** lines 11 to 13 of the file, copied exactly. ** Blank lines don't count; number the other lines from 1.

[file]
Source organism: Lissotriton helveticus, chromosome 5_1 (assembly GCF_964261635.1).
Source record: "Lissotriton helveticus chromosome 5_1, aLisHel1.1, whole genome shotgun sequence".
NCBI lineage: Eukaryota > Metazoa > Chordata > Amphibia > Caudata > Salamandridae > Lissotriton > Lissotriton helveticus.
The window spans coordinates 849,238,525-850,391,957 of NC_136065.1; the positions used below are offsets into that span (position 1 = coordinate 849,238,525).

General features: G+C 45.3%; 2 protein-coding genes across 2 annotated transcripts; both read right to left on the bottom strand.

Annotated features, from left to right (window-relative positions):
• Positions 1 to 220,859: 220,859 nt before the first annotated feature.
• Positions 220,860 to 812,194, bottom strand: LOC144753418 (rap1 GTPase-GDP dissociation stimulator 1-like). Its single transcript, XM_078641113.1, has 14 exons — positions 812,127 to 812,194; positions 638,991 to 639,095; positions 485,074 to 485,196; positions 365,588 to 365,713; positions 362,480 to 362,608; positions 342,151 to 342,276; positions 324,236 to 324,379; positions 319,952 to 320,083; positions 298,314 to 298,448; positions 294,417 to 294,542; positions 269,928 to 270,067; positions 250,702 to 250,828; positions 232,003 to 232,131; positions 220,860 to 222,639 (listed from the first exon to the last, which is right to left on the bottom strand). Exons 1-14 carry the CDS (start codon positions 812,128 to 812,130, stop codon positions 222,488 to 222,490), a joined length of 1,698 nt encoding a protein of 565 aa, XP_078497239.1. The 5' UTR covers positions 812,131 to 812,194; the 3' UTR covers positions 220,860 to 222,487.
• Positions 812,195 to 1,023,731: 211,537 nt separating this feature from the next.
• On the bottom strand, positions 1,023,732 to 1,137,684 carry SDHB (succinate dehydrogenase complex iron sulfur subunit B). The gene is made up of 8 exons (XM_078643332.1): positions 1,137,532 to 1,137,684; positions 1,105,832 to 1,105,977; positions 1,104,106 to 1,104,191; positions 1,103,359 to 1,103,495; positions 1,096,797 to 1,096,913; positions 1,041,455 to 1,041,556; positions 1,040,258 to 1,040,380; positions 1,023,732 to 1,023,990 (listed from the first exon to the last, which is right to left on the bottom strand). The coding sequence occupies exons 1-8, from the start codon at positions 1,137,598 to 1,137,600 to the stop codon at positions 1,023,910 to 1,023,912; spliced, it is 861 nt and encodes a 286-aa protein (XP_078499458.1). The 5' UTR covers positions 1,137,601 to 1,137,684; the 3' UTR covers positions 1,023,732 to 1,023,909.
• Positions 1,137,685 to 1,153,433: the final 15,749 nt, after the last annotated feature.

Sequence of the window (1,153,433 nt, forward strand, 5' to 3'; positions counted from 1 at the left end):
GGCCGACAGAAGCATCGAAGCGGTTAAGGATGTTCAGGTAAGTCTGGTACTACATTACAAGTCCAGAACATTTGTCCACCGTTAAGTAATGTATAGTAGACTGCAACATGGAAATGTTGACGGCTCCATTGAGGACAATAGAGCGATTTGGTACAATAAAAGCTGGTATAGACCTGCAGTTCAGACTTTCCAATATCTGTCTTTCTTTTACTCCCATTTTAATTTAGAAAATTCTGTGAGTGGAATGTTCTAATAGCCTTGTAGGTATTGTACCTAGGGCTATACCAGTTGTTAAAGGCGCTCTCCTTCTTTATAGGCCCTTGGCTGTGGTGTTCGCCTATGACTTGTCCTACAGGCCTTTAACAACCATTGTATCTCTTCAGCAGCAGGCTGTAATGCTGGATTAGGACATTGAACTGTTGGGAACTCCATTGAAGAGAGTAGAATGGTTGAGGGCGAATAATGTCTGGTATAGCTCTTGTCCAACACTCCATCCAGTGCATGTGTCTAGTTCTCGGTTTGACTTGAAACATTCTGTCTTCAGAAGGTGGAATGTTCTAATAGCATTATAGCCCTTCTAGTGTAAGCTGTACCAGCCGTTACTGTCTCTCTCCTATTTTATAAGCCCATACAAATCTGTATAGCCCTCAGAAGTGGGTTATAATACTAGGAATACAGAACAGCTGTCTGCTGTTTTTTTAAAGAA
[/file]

• Positions 1,137,685 to 1,153,433: the final 15,749 nt, after the last annotated feature.

Sequence of the window (1,153,433 nt, forward strand, 5' to 3'; positions counted from 1 at the left end):
GGCCGACAGAAGCATCGAAGCGGTTAAGGATGTTCAGGTAAGTCTGGTACTACATTACAAGTCCAGAACATTTGTCCACCGTTAAGTAATGTATAGTAGACTGCAACATGGAAATGTTGACGGCTCCATTGAGGACAATAGAGCGATTTGGTACAATAAAAGCTGGTATAGACCTGCAGTTCAGACTTTCCAATATCTGTCTTTCTTTTACTCCCATTTTAATTTAGAAAATTCTGTGAGTGGAATGTTCTAATAGCCTTGTAGGTATTGTACCTAGGGCTATACCAGTTGTTAAAGGCGCTCTCCTTCTTTATAGGCCCTTGGCTGTGGTGTTCGCCTATGACTTGTCCTACAGGCCTTTAACAACCATTGTATCTCTTCAGCAGCAGGCTGTAATGCTGGATTAGGACATTGAACTGTTGGGAACTCCATTGAAGAGAGTAGAATGGTTGAGGGCGAATAATGTCTGGTATAGCTCTTGTCCAACACTCCATCCAGTGCATGTGTCTAGTTCTCGGTTTGACTTGAAACATTCTGTCTTCAGAAGGTGGAATGTTCTAATAGCATTATAGCCCTTCTAGTGTAAGCTGTACCAGCCGTTACTGTCTCTCTCCTATTTTATAAGCCCATACAAATCTGTATAGCCCTCAGAAGTGGGTTATAATACTAGGAATACAGAACAGCTGTCTGCTGTTTTTTTAAAGAA